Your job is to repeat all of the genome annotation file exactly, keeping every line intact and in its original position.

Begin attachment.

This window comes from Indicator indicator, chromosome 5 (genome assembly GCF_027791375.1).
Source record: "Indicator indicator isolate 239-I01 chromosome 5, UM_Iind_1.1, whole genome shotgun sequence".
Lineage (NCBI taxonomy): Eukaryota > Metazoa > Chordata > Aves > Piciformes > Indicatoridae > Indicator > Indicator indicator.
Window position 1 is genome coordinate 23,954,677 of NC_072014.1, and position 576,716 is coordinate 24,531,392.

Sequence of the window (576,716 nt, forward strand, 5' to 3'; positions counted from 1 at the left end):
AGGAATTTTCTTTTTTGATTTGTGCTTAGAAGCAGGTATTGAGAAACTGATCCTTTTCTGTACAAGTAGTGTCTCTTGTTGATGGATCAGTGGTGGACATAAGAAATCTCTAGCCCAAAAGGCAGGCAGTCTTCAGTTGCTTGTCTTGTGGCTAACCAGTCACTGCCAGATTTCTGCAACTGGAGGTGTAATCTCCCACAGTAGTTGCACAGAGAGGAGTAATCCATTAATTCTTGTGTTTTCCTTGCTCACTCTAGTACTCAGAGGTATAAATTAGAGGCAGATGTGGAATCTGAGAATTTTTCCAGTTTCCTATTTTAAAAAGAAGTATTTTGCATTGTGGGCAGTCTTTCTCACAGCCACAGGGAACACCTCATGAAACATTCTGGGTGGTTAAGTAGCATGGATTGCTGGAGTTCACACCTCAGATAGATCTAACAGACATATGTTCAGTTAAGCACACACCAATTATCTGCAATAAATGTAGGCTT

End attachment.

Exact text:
This window comes from Indicator indicator, chromosome 5 (genome assembly GCF_027791375.1).
Source record: "Indicator indicator isolate 239-I01 chromosome 5, UM_Iind_1.1, whole genome shotgun sequence".
Lineage (NCBI taxonomy): Eukaryota > Metazoa > Chordata > Aves > Piciformes > Indicatoridae > Indicator > Indicator indicator.
Window position 1 is genome coordinate 23,954,677 of NC_072014.1, and position 576,716 is coordinate 24,531,392.

Sequence of the window (576,716 nt, forward strand, 5' to 3'; positions counted from 1 at the left end):
AGGAATTTTCTTTTTTGATTTGTGCTTAGAAGCAGGTATTGAGAAACTGATCCTTTTCTGTACAAGTAGTGTCTCTTGTTGATGGATCAGTGGTGGACATAAGAAATCTCTAGCCCAAAAGGCAGGCAGTCTTCAGTTGCTTGTCTTGTGGCTAACCAGTCACTGCCAGATTTCTGCAACTGGAGGTGTAATCTCCCACAGTAGTTGCACAGAGAGGAGTAATCCATTAATTCTTGTGTTTTCCTTGCTCACTCTAGTACTCAGAGGTATAAATTAGAGGCAGATGTGGAATCTGAGAATTTTTCCAGTTTCCTATTTTAAAAAGAAGTATTTTGCATTGTGGGCAGTCTTTCTCACAGCCACAGGGAACACCTCATGAAACATTCTGGGTGGTTAAGTAGCATGGATTGCTGGAGTTCACACCTCAGATAGATCTAACAGACATATGTTCAGTTAAGCACACACCAATTATCTGCAATAAATGTAGGCTT